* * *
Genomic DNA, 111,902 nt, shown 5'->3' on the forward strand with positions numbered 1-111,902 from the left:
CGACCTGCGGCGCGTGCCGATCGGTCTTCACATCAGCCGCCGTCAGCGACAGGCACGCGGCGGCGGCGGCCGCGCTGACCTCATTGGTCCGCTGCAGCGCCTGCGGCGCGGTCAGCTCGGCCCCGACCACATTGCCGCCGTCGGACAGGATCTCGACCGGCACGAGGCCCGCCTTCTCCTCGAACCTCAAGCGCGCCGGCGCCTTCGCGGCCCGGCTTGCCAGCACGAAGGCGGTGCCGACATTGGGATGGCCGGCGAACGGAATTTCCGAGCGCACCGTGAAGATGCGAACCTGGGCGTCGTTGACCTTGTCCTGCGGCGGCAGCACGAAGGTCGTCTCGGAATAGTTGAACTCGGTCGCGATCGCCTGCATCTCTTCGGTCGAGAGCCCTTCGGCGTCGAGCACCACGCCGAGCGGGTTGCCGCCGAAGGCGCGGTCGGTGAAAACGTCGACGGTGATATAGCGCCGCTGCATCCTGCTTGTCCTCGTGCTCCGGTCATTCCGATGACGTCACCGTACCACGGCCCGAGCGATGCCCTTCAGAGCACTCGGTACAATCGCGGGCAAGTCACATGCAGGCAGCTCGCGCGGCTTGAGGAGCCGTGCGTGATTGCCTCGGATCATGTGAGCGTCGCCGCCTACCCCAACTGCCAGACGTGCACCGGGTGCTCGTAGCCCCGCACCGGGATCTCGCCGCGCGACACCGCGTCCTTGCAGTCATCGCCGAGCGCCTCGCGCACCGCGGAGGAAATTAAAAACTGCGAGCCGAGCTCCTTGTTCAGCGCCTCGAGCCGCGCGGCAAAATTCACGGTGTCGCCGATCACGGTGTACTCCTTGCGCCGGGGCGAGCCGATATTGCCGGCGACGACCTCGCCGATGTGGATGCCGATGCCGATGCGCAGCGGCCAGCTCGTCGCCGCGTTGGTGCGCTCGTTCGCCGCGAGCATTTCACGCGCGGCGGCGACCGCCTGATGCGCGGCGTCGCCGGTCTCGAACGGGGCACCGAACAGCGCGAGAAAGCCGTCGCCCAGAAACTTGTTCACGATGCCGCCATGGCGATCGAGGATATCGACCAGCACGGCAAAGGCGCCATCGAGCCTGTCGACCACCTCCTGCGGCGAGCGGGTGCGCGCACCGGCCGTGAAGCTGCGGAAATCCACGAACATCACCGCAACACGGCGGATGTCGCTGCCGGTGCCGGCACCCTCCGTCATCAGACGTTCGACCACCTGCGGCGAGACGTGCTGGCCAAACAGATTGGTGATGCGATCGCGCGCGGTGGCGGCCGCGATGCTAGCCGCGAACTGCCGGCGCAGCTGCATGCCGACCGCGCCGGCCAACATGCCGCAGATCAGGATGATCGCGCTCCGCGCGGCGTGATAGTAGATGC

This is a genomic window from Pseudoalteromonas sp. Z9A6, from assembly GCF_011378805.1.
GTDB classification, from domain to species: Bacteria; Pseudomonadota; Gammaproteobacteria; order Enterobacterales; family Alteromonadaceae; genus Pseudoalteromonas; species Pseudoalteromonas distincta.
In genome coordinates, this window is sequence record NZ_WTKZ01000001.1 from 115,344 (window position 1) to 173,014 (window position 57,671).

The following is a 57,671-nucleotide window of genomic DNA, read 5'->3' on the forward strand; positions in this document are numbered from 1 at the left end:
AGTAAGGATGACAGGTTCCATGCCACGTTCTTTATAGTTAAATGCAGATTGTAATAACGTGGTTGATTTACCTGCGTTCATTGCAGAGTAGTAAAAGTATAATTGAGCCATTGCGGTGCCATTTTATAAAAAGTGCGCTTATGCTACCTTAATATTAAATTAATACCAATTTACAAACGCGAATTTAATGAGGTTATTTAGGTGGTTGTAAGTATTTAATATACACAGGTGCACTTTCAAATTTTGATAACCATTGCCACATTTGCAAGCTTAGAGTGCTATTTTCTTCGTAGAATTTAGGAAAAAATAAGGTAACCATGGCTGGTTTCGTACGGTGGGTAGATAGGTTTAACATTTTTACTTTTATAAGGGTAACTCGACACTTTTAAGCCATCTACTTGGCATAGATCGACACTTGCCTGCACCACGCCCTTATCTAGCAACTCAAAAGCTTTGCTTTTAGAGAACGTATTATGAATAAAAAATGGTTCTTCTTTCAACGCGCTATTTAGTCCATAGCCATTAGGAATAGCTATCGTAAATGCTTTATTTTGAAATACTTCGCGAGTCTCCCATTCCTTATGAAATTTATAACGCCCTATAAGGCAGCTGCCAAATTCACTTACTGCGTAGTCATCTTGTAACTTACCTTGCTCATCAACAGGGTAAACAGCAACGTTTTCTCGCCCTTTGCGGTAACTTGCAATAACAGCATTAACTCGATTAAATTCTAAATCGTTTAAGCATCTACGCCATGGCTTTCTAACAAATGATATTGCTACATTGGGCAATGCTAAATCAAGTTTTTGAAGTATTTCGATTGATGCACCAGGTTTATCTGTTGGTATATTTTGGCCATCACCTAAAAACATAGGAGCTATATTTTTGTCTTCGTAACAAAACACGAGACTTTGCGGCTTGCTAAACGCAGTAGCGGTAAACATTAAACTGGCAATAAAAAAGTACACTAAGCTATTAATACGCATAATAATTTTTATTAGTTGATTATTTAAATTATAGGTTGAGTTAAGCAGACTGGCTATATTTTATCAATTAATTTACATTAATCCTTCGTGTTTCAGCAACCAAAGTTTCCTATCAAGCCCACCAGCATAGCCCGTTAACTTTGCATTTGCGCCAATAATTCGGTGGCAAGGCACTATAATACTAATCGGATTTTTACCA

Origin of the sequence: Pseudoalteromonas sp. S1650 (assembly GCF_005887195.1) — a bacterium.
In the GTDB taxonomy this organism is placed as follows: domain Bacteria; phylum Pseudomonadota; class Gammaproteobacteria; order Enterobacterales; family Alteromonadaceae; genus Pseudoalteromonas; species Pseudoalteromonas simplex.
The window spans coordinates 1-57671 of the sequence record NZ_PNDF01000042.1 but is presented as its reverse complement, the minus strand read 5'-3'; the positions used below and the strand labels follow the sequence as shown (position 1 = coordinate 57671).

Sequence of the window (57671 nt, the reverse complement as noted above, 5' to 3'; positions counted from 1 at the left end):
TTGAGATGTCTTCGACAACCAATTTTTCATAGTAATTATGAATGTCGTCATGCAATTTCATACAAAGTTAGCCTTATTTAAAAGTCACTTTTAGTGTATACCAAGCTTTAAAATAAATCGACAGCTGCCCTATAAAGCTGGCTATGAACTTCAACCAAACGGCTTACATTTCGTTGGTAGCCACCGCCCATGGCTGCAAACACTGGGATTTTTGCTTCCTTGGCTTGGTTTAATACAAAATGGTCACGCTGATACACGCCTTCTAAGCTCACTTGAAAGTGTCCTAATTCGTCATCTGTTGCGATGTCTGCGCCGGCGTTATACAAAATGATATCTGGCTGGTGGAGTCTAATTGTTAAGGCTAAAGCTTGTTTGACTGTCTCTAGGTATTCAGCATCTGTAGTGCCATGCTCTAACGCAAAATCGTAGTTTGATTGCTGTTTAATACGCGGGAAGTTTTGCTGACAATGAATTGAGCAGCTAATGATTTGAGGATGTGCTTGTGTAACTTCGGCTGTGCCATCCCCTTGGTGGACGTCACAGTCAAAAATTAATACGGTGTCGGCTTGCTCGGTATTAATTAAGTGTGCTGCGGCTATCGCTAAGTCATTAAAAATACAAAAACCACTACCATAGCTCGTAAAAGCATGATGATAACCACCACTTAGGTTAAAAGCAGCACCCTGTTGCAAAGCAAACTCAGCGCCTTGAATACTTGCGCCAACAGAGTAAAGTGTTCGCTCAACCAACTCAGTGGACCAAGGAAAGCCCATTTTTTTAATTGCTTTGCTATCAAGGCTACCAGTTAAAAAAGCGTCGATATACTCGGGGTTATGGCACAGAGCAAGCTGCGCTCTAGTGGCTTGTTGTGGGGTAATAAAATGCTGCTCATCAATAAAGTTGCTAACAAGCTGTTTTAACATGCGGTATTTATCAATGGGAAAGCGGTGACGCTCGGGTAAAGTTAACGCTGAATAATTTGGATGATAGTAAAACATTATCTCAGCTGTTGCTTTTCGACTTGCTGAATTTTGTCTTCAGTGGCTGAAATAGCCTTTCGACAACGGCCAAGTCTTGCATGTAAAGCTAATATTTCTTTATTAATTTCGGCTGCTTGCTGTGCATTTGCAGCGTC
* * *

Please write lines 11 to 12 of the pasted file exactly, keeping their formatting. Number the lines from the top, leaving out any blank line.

Sequence of the window (57671 nt, the reverse complement as noted above, 5' to 3'; positions counted from 1 at the left end):
TTGAGATGTCTTCGACAACCAATTTTTCATAGTAATTATGAATGTCGTCATGCAATTTCATACAAAGTTAGCCTTATTTAAAAGTCACTTTTAGTGTATACCAAGCTTTAAAATAAATCGACAGCTGCCCTATAAAGCTGGCTATGAACTTCAACCAAACGGCTTACATTTCGTTGGTAGCCACCGCCCATGGCTGCAAACACTGGGATTTTTGCTTCCTTGGCTTGGTTTAATACAAAATGGTCACGCTGATACACGCCTTCTAAGCTCACTTGAAAGTGTCCTAATTCGTCATCTGTTGCGATGTCTGCGCCGGCGTTATACAAAATGATATCTGGCTGGTGGAGTCTAATTGTTAAGGCTAAAGCTTGTTTGACTGTCTCTAGGTATTCAGCATCTGTAGTGCCATGCTCTAACGCAAAATCGTAGTTTGATTGCTGTTTAATACGCGGGAAGTTTTGCTGACAATGAATTGAGCAGCTAATGATTTGAGGATGTGCTTGTGTAACTTCGGCTGTGCCATCCCCTTGGTGGACGTCACAGTCAAAAATTAATACGGTGTCGGCTTGCTCGGTATTAATTAAGTGTGCTGCGGCTATCGCTAAGTCATTAAAAATACAAAAACCACTACCATAGCTCGTAAAAGCATGATGATAACCACCACTTAGGTTAAAAGCAGCACCCTGTTGCAAAGCAAACTCAGCGCCTTGAATACTTGCGCCAACAGAGTAAAGTGTTCGCTCAACCAACTCAGTGGACCAAGGAAAGCCCATTTTTTTAATTGCTTTGCTATCAAGGCTACCAGTTAAAAAAGCGTCGATATACTCGGGGTTATGGCACAGAGCAAGCTGCGCTCTAGTGGCTTGTTGTGGGGTAATAAAATGCTGCTCATCAATAAAGTTGCTAACAAGCTGTTTTAACATGCGGTATTTATCAATGGGAAAGCGGTGACGCTCGGGTAAAGTTAACGCTGAATAATTTGGATGATAGTAAAACATTATCTCAGCTGTTGCTTTTCGACTTGCTGAATTTTGTCTTCAGTGGCTGAAATAGCCTTTCGACAACGGCCAAGTCTTGCATGTAAAGCTAATATTTCTTTATTAATTTCGGCTGCTTGCTGTGCATTTGCAGCGTC